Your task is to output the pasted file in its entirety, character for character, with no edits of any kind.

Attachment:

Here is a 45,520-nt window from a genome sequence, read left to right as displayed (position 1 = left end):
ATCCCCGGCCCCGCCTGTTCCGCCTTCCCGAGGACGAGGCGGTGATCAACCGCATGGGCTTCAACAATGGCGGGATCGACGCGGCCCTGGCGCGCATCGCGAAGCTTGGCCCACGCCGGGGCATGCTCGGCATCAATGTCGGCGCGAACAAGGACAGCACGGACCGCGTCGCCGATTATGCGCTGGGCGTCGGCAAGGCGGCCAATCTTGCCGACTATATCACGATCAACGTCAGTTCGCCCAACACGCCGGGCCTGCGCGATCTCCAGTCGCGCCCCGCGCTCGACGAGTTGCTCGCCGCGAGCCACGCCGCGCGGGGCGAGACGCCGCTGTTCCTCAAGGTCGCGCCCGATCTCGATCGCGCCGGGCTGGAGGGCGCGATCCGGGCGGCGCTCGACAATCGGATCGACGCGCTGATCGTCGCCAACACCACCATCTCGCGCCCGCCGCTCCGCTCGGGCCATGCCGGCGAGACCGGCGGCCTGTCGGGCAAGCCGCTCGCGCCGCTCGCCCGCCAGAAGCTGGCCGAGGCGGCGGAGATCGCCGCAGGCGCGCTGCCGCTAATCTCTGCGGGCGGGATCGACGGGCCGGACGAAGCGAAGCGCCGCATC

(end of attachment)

Here is a 45,520-nt window from a genome sequence, read left to right as displayed (position 1 = left end):
ATCCCCGGCCCCGCCTGTTCCGCCTTCCCGAGGACGAGGCGGTGATCAACCGCATGGGCTTCAACAATGGCGGGATCGACGCGGCCCTGGCGCGCATCGCGAAGCTTGGCCCACGCCGGGGCATGCTCGGCATCAATGTCGGCGCGAACAAGGACAGCACGGACCGCGTCGCCGATTATGCGCTGGGCGTCGGCAAGGCGGCCAATCTTGCCGACTATATCACGATCAACGTCAGTTCGCCCAACACGCCGGGCCTGCGCGATCTCCAGTCGCGCCCCGCGCTCGACGAGTTGCTCGCCGCGAGCCACGCCGCGCGGGGCGAGACGCCGCTGTTCCTCAAGGTCGCGCCCGATCTCGATCGCGCCGGGCTGGAGGGCGCGATCCGGGCGGCGCTCGACAATCGGATCGACGCGCTGATCGTCGCCAACACCACCATCTCGCGCCCGCCGCTCCGCTCGGGCCATGCCGGCGAGACCGGCGGCCTGTCGGGCAAGCCGCTCGCGCCGCTCGCCCGCCAGAAGCTGGCCGAGGCGGCGGAGATCGCCGCAGGCGCGCTGCCGCTAATCTCTGCGGGCGGGATCGACGGGCCGGACGAAGCGAAGCGCCGCATC